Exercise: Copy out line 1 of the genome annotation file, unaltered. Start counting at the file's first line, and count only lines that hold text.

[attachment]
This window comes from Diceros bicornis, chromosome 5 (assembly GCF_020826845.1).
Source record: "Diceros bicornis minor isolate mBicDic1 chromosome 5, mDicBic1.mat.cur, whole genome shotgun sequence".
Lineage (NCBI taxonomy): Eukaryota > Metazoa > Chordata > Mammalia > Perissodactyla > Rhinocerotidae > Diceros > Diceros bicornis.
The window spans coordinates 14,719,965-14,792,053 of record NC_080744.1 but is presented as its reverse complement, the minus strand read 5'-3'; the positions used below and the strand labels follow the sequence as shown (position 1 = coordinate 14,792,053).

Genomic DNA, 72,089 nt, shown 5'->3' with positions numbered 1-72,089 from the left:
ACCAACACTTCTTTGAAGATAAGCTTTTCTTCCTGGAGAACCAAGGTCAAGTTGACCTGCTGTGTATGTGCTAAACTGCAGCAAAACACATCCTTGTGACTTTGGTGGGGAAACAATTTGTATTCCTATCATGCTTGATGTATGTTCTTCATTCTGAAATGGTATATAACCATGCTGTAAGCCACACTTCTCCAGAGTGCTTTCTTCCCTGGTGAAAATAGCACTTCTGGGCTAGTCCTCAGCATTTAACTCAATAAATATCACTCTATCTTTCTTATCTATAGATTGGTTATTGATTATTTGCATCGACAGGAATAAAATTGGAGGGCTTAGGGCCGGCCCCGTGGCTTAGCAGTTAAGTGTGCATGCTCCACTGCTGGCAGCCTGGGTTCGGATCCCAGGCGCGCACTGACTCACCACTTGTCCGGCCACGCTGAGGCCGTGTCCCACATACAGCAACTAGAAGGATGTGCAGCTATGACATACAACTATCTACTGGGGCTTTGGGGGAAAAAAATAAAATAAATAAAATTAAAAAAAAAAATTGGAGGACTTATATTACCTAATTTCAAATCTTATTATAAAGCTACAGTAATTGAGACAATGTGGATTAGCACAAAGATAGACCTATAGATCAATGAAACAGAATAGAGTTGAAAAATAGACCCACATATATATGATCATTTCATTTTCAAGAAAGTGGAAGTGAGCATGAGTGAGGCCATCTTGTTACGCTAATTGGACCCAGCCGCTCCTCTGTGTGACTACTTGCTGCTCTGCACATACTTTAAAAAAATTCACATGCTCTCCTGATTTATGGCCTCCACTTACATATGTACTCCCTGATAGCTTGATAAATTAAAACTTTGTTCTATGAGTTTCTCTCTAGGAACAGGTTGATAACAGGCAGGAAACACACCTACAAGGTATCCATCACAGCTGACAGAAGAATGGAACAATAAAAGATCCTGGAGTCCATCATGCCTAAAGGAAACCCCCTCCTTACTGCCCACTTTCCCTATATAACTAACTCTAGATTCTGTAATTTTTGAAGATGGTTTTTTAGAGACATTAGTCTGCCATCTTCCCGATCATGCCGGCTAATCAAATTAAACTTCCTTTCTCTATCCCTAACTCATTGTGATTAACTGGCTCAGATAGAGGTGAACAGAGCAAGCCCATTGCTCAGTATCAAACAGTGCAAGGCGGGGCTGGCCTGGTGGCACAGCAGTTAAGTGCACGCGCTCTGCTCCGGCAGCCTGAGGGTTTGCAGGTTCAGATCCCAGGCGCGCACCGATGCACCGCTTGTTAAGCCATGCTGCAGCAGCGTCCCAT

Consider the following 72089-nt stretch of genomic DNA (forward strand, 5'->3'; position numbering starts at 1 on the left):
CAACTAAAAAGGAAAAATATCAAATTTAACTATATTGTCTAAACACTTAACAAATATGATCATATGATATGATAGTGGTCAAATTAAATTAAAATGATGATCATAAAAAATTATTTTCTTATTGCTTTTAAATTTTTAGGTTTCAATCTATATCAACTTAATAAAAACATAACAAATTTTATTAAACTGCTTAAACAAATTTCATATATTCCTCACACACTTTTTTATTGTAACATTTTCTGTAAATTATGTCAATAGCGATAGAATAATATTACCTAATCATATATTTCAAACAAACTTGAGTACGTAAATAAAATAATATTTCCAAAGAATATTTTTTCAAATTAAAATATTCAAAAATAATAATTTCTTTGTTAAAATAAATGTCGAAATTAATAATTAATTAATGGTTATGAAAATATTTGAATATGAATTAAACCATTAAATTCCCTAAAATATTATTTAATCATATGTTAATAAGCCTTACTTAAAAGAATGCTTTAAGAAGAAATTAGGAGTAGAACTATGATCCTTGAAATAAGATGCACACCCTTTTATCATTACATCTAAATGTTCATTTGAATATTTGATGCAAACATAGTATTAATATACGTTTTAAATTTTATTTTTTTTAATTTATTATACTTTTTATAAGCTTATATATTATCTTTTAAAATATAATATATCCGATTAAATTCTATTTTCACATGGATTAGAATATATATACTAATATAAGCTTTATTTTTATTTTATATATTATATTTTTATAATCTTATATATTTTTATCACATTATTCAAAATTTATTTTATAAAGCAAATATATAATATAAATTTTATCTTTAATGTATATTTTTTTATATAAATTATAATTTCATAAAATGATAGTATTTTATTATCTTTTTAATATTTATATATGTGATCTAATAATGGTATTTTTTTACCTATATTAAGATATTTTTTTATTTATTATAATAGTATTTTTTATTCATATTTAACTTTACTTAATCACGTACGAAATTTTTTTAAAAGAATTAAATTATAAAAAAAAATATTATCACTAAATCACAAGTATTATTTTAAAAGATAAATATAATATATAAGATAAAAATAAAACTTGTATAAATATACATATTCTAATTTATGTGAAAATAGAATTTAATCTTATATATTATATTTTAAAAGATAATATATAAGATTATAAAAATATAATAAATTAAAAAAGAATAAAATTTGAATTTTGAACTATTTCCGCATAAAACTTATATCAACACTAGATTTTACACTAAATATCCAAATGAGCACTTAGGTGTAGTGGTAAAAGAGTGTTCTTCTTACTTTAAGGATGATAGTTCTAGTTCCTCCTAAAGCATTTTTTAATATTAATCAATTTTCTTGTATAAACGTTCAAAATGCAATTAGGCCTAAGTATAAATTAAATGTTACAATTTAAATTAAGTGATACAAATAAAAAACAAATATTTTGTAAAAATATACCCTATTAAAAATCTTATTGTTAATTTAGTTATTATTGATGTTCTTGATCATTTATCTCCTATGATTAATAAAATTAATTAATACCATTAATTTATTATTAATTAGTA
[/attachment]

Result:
This window comes from Diceros bicornis, chromosome 5 (assembly GCF_020826845.1).